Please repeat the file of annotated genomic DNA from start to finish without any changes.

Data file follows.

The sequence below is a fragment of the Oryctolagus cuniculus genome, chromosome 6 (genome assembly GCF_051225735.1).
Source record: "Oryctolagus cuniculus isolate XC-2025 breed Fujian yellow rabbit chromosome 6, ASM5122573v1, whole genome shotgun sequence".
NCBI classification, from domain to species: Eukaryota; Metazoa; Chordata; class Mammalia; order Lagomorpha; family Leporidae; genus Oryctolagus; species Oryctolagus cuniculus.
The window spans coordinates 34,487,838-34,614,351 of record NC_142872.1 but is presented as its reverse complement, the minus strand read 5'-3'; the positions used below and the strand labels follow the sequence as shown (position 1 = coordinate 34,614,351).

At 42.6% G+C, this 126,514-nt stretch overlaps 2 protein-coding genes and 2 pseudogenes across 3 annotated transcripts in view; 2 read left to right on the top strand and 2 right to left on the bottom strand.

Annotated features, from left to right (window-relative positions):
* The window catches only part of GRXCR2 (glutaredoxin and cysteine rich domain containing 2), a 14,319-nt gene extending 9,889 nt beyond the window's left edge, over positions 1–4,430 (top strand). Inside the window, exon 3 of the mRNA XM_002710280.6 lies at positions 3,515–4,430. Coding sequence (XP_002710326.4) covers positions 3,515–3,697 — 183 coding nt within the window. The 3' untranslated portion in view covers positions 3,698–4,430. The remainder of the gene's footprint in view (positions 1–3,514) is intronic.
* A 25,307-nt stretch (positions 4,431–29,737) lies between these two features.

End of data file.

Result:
The sequence below is a fragment of the Oryctolagus cuniculus genome, chromosome 6 (genome assembly GCF_051225735.1).
Source record: "Oryctolagus cuniculus isolate XC-2025 breed Fujian yellow rabbit chromosome 6, ASM5122573v1, whole genome shotgun sequence".
NCBI classification, from domain to species: Eukaryota; Metazoa; Chordata; class Mammalia; order Lagomorpha; family Leporidae; genus Oryctolagus; species Oryctolagus cuniculus.
The window spans coordinates 34,487,838-34,614,351 of record NC_142872.1 but is presented as its reverse complement, the minus strand read 5'-3'; the positions used below and the strand labels follow the sequence as shown (position 1 = coordinate 34,614,351).

At 42.6% G+C, this 126,514-nt stretch overlaps 2 protein-coding genes and 2 pseudogenes across 3 annotated transcripts in view; 2 read left to right on the top strand and 2 right to left on the bottom strand.

Annotated features, from left to right (window-relative positions):
* The window catches only part of GRXCR2 (glutaredoxin and cysteine rich domain containing 2), a 14,319-nt gene extending 9,889 nt beyond the window's left edge, over positions 1–4,430 (top strand). Inside the window, exon 3 of the mRNA XM_002710280.6 lies at positions 3,515–4,430. Coding sequence (XP_002710326.4) covers positions 3,515–3,697 — 183 coding nt within the window. The 3' untranslated portion in view covers positions 3,698–4,430. The remainder of the gene's footprint in view (positions 1–3,514) is intronic.
* A 25,307-nt stretch (positions 4,431–29,737) lies between these two features.